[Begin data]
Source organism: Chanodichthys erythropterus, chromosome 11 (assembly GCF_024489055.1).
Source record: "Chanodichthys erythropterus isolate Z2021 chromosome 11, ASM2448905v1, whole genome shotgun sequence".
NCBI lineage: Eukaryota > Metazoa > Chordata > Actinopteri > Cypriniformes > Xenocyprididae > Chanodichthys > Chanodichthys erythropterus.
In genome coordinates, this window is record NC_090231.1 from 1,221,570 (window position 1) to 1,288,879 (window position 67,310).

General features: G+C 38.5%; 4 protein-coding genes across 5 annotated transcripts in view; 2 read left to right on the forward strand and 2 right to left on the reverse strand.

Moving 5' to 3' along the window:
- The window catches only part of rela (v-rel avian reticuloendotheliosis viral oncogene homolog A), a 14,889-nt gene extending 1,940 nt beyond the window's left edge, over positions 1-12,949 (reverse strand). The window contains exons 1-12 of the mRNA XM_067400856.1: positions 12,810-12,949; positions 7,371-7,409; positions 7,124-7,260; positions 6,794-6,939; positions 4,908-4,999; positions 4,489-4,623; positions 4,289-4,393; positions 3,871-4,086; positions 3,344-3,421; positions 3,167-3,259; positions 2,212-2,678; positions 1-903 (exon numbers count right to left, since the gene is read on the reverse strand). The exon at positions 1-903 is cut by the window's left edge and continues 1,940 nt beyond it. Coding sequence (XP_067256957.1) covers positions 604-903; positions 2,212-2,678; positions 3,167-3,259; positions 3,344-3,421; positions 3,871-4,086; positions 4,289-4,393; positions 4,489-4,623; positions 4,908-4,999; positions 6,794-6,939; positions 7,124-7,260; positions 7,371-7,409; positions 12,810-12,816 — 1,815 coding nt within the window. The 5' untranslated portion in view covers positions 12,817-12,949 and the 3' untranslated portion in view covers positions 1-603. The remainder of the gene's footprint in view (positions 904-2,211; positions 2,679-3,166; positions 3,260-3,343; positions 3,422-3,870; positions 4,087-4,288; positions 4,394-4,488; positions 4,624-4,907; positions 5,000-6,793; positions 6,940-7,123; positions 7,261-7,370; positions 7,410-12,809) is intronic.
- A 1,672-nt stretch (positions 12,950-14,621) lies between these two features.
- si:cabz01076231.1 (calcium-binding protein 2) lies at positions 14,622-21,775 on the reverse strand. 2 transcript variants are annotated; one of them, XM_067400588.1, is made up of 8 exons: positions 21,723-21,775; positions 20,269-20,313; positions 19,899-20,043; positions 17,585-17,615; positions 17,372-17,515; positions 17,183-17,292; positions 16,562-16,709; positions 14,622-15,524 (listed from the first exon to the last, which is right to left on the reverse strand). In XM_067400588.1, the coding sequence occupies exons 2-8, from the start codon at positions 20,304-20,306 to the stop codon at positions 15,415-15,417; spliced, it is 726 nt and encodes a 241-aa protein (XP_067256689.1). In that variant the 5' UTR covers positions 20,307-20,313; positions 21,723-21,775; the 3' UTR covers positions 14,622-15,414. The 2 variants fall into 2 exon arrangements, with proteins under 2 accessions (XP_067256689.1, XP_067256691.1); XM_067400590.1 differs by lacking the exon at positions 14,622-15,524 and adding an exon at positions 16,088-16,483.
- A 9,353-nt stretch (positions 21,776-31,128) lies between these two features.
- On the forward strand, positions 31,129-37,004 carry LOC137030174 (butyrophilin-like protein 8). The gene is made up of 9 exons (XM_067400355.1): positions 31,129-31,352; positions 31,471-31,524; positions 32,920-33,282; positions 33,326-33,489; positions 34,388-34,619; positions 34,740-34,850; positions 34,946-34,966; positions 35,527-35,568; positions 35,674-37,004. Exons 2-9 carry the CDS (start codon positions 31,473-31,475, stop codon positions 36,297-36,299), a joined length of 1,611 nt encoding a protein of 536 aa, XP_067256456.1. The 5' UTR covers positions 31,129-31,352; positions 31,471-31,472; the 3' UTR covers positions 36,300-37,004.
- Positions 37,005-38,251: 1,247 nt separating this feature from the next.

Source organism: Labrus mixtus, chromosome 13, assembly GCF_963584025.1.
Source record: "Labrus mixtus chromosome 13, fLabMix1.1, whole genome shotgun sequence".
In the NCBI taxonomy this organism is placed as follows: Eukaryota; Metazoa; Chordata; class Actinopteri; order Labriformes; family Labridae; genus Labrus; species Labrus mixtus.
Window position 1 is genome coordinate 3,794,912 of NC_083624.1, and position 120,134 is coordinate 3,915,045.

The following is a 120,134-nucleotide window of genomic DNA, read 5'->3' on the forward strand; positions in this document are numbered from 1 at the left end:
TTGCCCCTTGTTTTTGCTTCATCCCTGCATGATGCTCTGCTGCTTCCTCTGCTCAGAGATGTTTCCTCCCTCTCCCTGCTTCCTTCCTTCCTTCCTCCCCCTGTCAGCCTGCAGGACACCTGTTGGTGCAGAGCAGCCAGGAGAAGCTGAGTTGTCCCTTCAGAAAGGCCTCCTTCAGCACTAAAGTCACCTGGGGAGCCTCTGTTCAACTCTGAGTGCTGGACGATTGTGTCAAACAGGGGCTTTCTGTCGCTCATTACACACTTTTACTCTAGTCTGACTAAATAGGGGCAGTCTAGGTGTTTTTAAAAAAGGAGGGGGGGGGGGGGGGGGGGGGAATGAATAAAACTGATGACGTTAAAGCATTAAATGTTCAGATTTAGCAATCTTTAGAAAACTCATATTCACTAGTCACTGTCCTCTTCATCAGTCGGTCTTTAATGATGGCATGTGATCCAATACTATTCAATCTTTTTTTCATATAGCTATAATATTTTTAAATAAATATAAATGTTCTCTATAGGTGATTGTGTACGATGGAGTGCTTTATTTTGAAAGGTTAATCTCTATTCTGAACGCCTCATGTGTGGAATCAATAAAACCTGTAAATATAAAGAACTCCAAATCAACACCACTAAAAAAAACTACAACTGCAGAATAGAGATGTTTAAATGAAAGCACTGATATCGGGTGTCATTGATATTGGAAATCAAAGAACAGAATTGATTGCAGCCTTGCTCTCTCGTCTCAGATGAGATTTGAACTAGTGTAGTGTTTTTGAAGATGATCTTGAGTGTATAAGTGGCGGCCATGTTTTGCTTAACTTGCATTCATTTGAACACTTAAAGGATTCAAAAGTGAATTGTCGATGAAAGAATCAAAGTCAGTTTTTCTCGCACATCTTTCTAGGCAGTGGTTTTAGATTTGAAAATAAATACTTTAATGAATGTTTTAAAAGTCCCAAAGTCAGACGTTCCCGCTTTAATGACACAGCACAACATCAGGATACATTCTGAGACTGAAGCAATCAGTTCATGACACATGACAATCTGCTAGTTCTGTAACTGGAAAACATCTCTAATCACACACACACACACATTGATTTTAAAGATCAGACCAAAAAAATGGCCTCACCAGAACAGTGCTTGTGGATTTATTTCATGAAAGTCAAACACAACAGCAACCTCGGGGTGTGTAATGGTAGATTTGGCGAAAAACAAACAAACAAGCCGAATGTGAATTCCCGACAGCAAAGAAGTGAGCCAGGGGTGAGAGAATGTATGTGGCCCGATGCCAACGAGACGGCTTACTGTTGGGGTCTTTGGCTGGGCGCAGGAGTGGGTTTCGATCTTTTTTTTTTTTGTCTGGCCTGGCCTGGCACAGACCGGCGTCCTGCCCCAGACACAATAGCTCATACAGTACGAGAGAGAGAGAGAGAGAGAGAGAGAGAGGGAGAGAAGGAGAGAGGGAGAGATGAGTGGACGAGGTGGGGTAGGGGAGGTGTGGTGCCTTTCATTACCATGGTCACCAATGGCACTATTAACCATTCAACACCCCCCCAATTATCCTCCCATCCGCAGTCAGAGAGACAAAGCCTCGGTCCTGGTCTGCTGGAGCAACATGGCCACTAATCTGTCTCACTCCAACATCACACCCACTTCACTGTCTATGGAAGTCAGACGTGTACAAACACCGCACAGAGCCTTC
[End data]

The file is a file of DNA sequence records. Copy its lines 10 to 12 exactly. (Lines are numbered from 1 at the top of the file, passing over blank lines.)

- A 9,353-nt stretch (positions 21,776-31,128) lies between these two features.
- On the forward strand, positions 31,129-37,004 carry LOC137030174 (butyrophilin-like protein 8). The gene is made up of 9 exons (XM_067400355.1): positions 31,129-31,352; positions 31,471-31,524; positions 32,920-33,282; positions 33,326-33,489; positions 34,388-34,619; positions 34,740-34,850; positions 34,946-34,966; positions 35,527-35,568; positions 35,674-37,004. Exons 2-9 carry the CDS (start codon positions 31,473-31,475, stop codon positions 36,297-36,299), a joined length of 1,611 nt encoding a protein of 536 aa, XP_067256456.1. The 5' UTR covers positions 31,129-31,352; positions 31,471-31,472; the 3' UTR covers positions 36,300-37,004.
- Positions 37,005-38,251: 1,247 nt separating this feature from the next.